Solo Performance, Exhibition by Laura Gill, Whitespace Gallery, Edinburgh
Laura Gill graduated from the University of Edinburgh in 2011 with MA (Hons) Fine Art. In this exhibition, Solo Performance, her acrylic paintings, ink drawings and giclee prints specialise in figurative work to capture the human body as expressed through the media of music, dance and physical movement.
Her Degree Dissertation was on the Scottish Artist J. D Fergusson (1874 – 1961), whose broad repertoire covered life drawing, portraiture and vivaciously bold landscapes, as a key member of the Scottish Colourists.
In 1907 Fergusson settled in Paris, joining the flourishing and pioneering community of Impressionist artists including Picasso, Matisse and Derain. Portraits of women and nude studies had always been his subject matter but in 1909, a performance of Les Ballet Russes caught his imagination to combine his passion for the feminine figure, motion and dance, with his dramatic use of colour and light as seen here in Les Eus, 1910. And then a chance meeting with the 22-year old English dancer, Margaret Morris, led to work with Margaret’s dance company where he perfected his vision of feminine sensuality and the wild freedom of modern dance. This was a turning point in his life, when the expansiveness of this theme in his art took over and, as lifelong partners, their careers become intricately intertwined.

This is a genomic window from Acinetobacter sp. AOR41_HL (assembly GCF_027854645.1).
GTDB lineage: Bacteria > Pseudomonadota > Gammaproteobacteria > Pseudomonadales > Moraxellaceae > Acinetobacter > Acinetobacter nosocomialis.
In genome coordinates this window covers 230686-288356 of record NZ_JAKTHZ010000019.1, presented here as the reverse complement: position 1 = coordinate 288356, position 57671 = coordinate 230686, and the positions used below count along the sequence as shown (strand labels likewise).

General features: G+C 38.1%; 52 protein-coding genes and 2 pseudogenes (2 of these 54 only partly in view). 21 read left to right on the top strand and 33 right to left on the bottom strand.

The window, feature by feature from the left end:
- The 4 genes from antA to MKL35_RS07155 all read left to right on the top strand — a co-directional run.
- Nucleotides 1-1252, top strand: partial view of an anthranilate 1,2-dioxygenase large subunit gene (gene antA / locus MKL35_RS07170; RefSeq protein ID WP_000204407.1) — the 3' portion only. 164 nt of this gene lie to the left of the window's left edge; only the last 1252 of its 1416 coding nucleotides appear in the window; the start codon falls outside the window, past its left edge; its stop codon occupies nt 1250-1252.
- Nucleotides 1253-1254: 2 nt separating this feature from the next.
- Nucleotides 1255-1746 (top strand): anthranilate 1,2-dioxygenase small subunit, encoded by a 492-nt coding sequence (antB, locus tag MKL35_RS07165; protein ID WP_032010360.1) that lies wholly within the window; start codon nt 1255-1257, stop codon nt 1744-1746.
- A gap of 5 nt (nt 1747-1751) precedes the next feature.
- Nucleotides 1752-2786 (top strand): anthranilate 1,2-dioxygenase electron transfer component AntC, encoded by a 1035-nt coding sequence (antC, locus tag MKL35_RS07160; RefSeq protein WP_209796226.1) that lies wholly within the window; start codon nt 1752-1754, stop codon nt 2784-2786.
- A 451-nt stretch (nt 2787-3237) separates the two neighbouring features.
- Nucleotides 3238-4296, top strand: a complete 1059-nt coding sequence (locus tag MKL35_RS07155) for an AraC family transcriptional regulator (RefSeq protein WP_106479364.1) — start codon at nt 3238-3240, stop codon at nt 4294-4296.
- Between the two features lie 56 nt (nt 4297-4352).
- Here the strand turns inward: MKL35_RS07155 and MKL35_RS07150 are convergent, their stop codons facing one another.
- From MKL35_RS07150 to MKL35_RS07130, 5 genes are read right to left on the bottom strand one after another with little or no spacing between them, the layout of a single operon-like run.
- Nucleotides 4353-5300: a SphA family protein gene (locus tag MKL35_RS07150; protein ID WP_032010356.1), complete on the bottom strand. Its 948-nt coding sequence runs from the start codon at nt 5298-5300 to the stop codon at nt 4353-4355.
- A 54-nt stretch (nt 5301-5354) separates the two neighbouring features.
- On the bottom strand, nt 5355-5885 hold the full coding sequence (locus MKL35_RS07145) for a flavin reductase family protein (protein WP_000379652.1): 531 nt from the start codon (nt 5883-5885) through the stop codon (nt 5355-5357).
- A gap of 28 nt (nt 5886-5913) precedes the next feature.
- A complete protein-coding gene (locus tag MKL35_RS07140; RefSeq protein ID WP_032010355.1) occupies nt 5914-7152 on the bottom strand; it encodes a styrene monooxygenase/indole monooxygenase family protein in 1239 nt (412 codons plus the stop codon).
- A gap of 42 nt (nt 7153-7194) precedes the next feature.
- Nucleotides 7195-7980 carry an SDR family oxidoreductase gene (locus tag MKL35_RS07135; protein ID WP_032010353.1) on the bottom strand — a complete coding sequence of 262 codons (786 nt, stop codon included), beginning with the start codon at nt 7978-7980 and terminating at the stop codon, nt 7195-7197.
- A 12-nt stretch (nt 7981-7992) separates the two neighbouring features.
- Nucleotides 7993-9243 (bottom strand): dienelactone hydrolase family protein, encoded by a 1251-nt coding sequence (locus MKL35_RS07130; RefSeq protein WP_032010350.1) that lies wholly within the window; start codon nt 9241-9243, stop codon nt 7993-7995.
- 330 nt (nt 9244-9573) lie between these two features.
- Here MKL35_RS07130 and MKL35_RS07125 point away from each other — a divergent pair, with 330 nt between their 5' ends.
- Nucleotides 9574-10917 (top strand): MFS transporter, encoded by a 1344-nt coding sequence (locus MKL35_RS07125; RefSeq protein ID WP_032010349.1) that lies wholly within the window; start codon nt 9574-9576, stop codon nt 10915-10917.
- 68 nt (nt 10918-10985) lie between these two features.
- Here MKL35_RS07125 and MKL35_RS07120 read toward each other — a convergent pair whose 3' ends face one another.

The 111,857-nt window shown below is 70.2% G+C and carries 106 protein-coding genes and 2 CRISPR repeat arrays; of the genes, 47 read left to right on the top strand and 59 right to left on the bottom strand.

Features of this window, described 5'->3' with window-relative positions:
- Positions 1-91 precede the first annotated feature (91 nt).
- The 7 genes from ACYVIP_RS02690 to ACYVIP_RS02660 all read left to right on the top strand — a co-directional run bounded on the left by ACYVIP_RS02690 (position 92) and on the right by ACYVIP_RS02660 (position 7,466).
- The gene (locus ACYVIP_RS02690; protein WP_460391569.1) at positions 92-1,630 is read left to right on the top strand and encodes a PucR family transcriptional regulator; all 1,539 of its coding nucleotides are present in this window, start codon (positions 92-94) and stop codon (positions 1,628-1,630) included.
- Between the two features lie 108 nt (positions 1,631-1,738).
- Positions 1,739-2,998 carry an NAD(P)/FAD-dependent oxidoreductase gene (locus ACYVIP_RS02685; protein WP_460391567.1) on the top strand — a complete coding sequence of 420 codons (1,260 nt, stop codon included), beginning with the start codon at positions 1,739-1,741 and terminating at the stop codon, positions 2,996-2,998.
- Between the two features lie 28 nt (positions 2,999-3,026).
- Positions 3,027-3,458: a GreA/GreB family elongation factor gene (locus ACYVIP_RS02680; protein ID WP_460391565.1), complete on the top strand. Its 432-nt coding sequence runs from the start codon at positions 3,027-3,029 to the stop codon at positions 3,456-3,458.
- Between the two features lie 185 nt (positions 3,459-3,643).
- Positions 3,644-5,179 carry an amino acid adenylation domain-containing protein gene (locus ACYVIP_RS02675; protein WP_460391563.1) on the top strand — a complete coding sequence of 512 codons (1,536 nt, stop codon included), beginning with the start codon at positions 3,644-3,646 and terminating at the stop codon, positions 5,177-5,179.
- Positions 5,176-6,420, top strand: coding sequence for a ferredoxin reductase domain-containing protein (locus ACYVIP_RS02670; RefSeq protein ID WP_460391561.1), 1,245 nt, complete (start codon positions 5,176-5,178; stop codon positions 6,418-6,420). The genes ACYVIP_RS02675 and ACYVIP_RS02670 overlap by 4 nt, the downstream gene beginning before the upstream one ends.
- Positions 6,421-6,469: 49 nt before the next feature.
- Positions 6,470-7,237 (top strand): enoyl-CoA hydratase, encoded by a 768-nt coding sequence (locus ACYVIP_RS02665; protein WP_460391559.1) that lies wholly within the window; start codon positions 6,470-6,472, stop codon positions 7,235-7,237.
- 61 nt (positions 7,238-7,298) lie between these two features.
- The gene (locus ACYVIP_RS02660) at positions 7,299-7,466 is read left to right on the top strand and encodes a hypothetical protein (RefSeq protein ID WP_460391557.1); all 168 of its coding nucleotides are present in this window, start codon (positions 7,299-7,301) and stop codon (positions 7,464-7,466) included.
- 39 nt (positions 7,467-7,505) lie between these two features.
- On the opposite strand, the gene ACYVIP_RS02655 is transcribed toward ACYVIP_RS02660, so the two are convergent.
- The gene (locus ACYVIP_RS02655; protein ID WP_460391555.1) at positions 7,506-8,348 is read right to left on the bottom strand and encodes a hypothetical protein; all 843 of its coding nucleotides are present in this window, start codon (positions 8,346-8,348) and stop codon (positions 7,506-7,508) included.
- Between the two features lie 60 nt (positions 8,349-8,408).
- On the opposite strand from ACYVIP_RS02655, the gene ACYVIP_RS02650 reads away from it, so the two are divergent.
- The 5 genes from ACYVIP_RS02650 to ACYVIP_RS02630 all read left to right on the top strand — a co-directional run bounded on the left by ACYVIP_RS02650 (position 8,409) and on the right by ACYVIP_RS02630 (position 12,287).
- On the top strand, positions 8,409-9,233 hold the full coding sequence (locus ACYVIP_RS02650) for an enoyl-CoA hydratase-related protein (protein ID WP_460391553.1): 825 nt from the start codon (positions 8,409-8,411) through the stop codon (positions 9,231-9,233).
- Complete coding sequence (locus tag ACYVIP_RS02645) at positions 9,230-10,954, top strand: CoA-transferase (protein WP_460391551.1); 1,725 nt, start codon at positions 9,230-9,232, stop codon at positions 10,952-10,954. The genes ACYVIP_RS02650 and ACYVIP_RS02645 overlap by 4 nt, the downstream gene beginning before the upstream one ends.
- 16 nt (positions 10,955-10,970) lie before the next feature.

Laura Gill is clearly inspired by her academic study of Fergusson’s work, in developing her own unique, simple, abstract figures which capture a moment in time, a pause in the flow of dance steps and music.
In her fine selection of paintings are violinists and harpists with their bows slicing on strings, ballerinas “en pointe,” jugglers, an acrobatic handstand and a humorous homage to Vettriano’s The Singing Butler waltzing on a beach, in a giclee print, “Umbrellas at Dusk”.
The classic cartoon-like technique of overlayed figures neatly reflect the movement of legs, arms and the rotating spin of a dancer. Ink drawings are delicate sketches, just a few broad, Fergusson-esque lines on paper, but equally show muscular physicality, energy and elegant poise. There’s a powerful sense of shifting shapes and meticulous timed rhythm in the concentration of these performers on stage.
To vary the theme, here too is an acrylic work, “Chasing Waves”, five yachts with billowing sails – you can almost feel the wind blowing over the beach; but unfortunately, the group of people on the shore distract the eye from this evocative blue-tinted seascape, which in itself should be subject.
Laura certainly has a talent in portraying the intimate, passionate world of the performer, from circus to contemporary dance, which is her forte. In order to focus and enhance her stylistic method, it would be a wonderful opportunity if she were able to be offered the role of Artist in Residence with Scottish Ballet, for instance, or at Dance Base. This would be a most pertinent tribute to the joint artistic legacy of J. D. Fergusson and Margaret Morris.
Laura Gill Artwork – Solo Performance
Whitespace Gallery, 25 Howe Street, Edinburgh.
2nd to 7th July, 2015.